As a business manager or leader there will be times when you will need to critique work delivered by one of your team members. If you say nothing the problem will only continue.
Any manager who revels in “telling someone off” or embarrassing them in front colleagues is never likely to get very far in business.
To succeed in business you need your team working for you to produce results. Letting your ‘superiority’ ego take over by openly criticizing your staff will only result in you alienating them and ultimately to higher staff turnover that will impede your company or department’s ability to succeed.
So if faced with critiquing sub-standard work your goal should be to point out why the work has fallen short of the required standards, to suggest corrective action, and to do this in a respectful manner so as not to belittle the recipient.
6 Rules for Successful Criticism
1. Never criticize in front of other people.
If you need to criticize someone close your door and make sure the conversation is total privacy.
2. Create a friendly atmosphere
Always preface the criticism with compliment or a kind word. This will soften the blow and make for a much more productive exchange. Read the rest of this entry »
Learning how to communicate effectively through writing is an essential skill for anyone looking to progress in today’s competitive business environment.
The words you write tell a lot about yourself to your colleagues, suppliers and customers.
Your words convey your knowledge and education, your skills and creativity. On a deeper level they convey your beliefs and personality too.
Some tips for better Business Writing
1. If you write positively you have the ability to motivate and influence others. Avoid using negative words.
‘Don’t forget to post that letter for me’ can be improved by writing ‘please remember to post that letter for me’.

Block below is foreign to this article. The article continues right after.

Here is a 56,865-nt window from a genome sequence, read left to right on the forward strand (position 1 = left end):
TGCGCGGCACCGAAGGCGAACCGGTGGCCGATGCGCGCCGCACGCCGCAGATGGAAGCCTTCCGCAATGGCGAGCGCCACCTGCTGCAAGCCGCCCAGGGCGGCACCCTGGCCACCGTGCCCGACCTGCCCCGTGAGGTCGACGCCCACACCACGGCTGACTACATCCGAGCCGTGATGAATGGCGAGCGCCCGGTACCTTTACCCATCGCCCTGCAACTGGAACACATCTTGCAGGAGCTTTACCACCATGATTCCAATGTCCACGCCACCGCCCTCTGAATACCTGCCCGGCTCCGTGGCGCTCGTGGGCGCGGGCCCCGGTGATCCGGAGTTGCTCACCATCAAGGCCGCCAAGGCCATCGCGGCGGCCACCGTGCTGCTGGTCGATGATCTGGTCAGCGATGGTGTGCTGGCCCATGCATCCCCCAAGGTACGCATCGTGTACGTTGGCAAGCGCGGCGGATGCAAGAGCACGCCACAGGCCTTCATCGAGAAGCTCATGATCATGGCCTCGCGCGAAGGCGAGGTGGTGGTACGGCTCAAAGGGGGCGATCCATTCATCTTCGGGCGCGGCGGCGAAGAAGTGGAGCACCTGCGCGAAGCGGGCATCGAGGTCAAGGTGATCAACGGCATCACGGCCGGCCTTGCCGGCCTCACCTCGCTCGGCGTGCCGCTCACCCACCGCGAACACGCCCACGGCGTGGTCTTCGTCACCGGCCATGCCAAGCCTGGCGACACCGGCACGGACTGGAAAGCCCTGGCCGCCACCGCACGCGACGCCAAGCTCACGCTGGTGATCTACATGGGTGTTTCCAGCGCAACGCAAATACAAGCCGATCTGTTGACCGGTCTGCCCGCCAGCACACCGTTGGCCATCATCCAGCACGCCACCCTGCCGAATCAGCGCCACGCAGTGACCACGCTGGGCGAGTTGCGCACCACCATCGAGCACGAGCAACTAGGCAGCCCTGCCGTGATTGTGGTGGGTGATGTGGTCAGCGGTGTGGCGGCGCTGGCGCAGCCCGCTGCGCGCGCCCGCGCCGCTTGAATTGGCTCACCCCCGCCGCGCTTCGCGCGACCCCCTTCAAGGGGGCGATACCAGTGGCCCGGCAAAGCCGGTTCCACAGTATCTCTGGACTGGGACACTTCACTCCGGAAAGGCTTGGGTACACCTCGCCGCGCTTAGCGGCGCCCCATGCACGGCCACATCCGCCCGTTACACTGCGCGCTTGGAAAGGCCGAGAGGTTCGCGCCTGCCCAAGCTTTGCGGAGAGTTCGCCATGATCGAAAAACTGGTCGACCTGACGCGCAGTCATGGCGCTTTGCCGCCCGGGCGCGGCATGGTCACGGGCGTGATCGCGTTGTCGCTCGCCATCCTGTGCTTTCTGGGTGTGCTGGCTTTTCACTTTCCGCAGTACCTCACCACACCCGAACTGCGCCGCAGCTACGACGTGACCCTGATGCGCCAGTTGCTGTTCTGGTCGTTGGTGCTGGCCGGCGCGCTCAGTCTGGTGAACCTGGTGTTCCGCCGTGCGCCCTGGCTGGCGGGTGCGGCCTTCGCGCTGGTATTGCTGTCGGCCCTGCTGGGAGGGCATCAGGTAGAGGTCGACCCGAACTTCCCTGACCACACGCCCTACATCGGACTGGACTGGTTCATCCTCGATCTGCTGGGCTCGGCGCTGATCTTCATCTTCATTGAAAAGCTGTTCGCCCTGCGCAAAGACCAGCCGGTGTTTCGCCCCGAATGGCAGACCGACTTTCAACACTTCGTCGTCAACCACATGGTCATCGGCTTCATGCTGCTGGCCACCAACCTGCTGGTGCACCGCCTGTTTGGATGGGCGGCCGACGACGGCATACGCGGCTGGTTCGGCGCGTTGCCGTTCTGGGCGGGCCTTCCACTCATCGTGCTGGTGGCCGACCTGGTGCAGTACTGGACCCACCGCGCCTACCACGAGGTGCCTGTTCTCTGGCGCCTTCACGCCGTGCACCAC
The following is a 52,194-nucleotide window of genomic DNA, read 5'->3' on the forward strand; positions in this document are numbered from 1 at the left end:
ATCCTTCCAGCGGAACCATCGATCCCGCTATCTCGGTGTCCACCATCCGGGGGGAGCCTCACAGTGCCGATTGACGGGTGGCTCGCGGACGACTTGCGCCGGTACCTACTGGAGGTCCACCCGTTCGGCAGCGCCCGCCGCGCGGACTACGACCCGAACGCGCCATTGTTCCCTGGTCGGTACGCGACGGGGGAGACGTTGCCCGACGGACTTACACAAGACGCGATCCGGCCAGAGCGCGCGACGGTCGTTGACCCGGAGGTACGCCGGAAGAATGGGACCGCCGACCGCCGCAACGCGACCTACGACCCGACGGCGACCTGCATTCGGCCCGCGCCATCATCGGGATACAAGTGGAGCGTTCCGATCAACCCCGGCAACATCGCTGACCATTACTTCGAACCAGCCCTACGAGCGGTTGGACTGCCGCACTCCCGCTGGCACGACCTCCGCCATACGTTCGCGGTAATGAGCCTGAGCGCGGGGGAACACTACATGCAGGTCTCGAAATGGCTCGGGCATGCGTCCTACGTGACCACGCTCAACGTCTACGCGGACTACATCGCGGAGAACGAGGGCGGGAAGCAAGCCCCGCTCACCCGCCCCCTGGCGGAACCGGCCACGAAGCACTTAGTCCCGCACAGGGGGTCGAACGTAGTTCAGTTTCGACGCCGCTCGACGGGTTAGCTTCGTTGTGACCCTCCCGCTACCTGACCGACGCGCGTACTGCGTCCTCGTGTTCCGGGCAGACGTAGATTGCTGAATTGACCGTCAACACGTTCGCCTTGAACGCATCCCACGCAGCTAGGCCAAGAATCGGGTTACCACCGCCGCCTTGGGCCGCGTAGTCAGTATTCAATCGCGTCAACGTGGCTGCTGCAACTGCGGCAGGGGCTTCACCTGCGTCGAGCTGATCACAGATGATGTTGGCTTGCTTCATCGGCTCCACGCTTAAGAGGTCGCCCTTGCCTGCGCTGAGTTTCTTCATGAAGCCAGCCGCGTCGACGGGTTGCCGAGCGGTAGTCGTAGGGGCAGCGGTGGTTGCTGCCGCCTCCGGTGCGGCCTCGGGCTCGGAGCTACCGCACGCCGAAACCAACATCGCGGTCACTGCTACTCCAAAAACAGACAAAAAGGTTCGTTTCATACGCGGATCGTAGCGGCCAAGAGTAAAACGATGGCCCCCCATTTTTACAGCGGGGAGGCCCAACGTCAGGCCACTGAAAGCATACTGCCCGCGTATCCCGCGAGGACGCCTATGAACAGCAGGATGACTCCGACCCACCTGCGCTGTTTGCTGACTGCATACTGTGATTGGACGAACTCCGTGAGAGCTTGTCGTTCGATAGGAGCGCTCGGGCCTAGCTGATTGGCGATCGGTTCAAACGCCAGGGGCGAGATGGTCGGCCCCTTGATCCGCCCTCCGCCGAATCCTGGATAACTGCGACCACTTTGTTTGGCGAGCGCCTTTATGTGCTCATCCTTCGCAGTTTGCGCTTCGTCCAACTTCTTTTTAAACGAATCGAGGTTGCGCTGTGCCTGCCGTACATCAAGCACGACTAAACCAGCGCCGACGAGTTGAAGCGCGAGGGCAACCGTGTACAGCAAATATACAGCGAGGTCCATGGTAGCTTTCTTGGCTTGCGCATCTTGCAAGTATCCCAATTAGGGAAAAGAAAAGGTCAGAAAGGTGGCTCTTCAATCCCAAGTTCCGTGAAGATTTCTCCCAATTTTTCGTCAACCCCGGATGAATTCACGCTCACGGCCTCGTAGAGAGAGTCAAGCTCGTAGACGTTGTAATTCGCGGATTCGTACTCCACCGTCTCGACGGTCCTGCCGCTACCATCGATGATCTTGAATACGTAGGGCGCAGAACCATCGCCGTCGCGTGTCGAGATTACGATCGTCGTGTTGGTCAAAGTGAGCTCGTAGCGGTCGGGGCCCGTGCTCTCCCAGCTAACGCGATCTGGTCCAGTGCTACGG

- Avoid using a lot of jargon, clichés and slang, as you are likely to confuse your audience.
Knowing your audience is of particular importance when it comes to using jargon and/or industry abbreviations.
If for example you were selling solar heating systems to someone less technical than yourself or perhaps someone investing your type of products for the first time, then you would be wise to use simply everyday language when describing your product.
by McKinley Marshall
This post is a continuation of Real-World Premiere Pro Project Part 1.
As promised, in this installment of Real-World Premiere Pro we’ll look at how to create a Premiere Pro CC video project that’s in sync with specific editing and playback requirements.
Before we start importing clips, however, let’s explore one of the most common faux pas of video production among new and even seasoned users of Premiere Pro: the transgression of—gasp!—disorganization. All imported media in your Premiere Pro project is linked to your PRPROJ project file, not copied into it; thus, having your source media located willy-nilly on a mélange of networks, hard drives, and even—incredibly—memory cards is seriously not a good plan. What happens when the IS department at your corporation decides to reorganize the content on said server—or worse, DELETE it altogether? There go your links, and possibly even your assets.
To play it safe, you should consider creating a “target folder” on an appropriate hard drive for each project or series of related projects to house all the linked media assets that are part of your production, and store or copy your assets within that folder. For example, let’s say you’re working on a project documenting your company’s launch of a new product—the DroneCam 360—at the 2015 NAB show; let’s also say you’re using a combination of video clips, audio clips, photos, line art, and After Effects titles to tell your story. Your target folder might look like this:
Clearly, each discreet folder is designed to house content of that particular media type. This not only allows you to keep your media assets organized and easy to locate, but also provides you with the benefit of being able to import these folders into Premiere Pro as bins, with your media content already in them. How cool is that? Simple, yes, but it can save you enormous amounts of time by not having to relink files, or locate and sort assets in the Project panel. Read the rest of this entry »